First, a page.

Packer strikes deal to remove CPH from Crown business
A deal with the New South Wales gambling regulator struck by James Packer to reduce his influence over Crown Resorts could help the casino operator retain its Australian casino licences.
The Guardian reports that the NSW Independent Liquor and Gaming Authority said Packer’s private investment vehicle, Consolidated Press Holdings, had agreed to give “a number of undertakings regarding Crown Resorts and its associates”.
The in-principle deal, which ILGA expects will result in a binding written agreement, comes after an inquiry in NSW raised concerns about Packer’s influence over Crown amid royal commissions in Victoria and Western Australia into the company’s operations.
In a report tabled in NSW parliament in February, former judge Patricia Bergin found that Crown Resorts was not fit to run the gigantic new casino it has built at Barangaroo on Sydney Harbour, but set out a pathway for the company to become a suitable operator.
Bergin found that Crown facilitated money laundering that took place at its existing real money casinos in Melbourne and Perth and that junket operators who brought in high rolling gamblers had links to organised crime.
She also criticised Packer’s influence over Crown when he was not on the board of the company, including a secret agreement under which the company shared information with him that was not available to other shareholders and his close involvement with the VIP gambling division, which handled the junkets.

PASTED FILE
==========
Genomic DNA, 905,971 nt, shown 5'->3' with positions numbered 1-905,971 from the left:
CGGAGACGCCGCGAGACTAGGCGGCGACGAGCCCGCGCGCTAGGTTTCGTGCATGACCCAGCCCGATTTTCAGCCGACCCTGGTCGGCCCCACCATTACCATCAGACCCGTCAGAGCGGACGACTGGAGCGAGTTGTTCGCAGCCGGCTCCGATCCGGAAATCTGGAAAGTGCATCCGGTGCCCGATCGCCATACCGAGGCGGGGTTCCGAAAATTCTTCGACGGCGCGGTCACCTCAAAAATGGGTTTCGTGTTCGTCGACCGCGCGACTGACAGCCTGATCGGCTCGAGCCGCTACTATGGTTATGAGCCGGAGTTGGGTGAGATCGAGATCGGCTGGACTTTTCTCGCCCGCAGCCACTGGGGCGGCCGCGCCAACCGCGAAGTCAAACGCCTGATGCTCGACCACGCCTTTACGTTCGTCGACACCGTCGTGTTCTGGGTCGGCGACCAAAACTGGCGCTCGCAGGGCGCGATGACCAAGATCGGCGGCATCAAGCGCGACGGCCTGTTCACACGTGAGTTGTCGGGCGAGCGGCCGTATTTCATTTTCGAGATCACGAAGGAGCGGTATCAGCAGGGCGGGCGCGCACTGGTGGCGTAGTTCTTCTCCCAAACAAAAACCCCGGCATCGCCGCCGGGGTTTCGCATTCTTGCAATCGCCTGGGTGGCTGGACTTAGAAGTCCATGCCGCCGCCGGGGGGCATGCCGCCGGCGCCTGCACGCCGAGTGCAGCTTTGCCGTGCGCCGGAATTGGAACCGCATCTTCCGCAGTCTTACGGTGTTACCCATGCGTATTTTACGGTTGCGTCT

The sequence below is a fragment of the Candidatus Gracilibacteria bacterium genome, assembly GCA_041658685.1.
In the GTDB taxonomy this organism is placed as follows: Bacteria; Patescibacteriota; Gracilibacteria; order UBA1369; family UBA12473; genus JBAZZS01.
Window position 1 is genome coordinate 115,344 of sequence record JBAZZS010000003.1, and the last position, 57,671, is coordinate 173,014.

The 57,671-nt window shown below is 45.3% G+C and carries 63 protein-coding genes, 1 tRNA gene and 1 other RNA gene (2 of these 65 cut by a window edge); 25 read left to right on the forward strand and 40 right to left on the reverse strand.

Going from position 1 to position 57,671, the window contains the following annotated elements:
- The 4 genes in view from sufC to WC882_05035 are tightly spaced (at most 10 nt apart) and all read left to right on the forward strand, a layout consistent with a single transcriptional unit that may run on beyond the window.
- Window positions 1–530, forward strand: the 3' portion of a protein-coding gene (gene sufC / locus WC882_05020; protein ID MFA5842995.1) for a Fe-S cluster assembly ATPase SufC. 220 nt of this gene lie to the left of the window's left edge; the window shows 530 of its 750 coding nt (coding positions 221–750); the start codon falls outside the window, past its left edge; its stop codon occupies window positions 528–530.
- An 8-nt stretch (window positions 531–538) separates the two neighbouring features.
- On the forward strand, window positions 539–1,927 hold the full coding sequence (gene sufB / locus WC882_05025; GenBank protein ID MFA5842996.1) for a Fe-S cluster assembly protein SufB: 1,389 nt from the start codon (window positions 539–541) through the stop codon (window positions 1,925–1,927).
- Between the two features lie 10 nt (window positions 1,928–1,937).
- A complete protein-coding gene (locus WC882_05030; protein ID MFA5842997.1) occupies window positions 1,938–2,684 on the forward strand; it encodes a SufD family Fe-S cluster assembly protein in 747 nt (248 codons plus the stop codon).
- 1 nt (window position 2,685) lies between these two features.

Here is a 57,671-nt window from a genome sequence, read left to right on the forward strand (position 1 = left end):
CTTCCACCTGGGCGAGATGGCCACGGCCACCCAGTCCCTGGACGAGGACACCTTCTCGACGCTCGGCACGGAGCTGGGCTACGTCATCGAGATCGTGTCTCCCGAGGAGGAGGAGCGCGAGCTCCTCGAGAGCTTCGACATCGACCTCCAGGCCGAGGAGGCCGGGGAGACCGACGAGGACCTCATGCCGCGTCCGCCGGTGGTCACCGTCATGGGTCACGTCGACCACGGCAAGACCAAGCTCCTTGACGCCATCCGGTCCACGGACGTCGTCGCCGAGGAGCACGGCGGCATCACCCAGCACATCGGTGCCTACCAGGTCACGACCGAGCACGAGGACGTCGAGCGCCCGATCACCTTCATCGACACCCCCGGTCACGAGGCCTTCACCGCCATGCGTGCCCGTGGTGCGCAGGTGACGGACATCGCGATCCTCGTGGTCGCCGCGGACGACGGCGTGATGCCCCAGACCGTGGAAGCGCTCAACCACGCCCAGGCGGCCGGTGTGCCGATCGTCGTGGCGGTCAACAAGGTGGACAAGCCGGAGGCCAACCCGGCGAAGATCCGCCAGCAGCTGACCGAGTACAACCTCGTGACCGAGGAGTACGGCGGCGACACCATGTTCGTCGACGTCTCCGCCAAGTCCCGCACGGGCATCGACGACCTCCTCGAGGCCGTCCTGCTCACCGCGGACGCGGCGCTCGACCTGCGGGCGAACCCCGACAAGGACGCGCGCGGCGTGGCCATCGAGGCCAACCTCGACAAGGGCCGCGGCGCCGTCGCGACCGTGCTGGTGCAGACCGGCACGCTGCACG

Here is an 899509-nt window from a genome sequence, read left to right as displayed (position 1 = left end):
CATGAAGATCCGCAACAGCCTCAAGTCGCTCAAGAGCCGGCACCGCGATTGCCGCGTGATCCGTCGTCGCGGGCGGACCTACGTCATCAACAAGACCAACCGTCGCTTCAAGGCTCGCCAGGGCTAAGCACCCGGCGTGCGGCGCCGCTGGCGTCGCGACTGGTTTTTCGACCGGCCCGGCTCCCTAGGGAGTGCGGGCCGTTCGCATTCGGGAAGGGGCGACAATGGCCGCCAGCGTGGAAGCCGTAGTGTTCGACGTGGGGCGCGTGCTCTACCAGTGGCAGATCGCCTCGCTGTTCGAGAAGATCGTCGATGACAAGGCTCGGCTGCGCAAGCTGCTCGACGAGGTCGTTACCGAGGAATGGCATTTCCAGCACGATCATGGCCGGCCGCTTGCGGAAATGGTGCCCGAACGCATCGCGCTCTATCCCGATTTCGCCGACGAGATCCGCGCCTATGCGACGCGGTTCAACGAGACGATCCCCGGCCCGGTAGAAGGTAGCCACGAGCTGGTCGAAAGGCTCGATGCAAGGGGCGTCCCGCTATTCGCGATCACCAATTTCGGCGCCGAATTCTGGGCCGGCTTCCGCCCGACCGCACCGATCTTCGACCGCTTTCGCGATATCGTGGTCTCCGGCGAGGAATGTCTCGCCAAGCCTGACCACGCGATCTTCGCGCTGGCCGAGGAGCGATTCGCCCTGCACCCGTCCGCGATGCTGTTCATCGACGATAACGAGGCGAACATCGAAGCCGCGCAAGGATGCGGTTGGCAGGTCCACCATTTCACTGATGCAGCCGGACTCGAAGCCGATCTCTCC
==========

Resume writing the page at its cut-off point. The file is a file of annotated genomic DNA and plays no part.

The ILGA said it reached the agreement “following discussions between the regulator and CPH about the Bergin Report, which raised significant concerns over the influence of CPH and Mr Packer, as the dominant shareholder of Crown, on the management and operation of Crown’s Barangaroo casino”.
Under the deal, CPH will not enter into any information sharing agreements with Crown; will be barred from talking to Crown about its operations “other than through public forums”; will not try to appoint nominees to the board until at least October 2024; and will not seek any amendment to the Crow constitution, which would affect the way the company runs its business.
The agreement stops short of requiring CPH to divest any of its 37 per cent shareholding in Crown, although the company is currently subject to a takeover offer by US private equity group Blackstone that would give Packer a way to exit the casino business.
Packer engages Moelis to look after Crown Resorts interests
Moelis Australia has been engaged by James Packer’s Consolidated Press Holdings to look after its interests in Crown Resorts.
The Australian Financial Review reported in April that it is understood CPH has mandated Moelis to independently assess what to do with the group’s Crown Resorts shareholding, in light of an $11.85 a share indicative offer from Blackstone, a private equity group that already holds a 10 per cent stake in Crown.
Packer’s CPH is Crown Resorts’ biggest shareholder, with a 37 per cent stake, worth $2.95 billion at $11.85 a share.
It’s a plum gig for Moelis, which was last spotted at Crown Resorts when its American parent worked for suitor Wynn Resorts on a takeover bid in 2019.
The gig ensures Moelis will have front row seats to the unfolding Crown situation.
Morgan Stanley and Clayton Utz are in Blackstone’s corner, while UBS and Allen’s work for Crown.
CPH’s options include dealing directly with Blackstone to try to cut a deal, using its stake to try to lure another potential suitor or following the Crown board’s lead.
Blackstone lobbed its $11.85 a share indicative bid a fortnight ago.
The bid comes as Crown is the subject of royal commissions in West Australia and Victoria after the NSW inquiry found that the casino giant was unfit to hold a licence.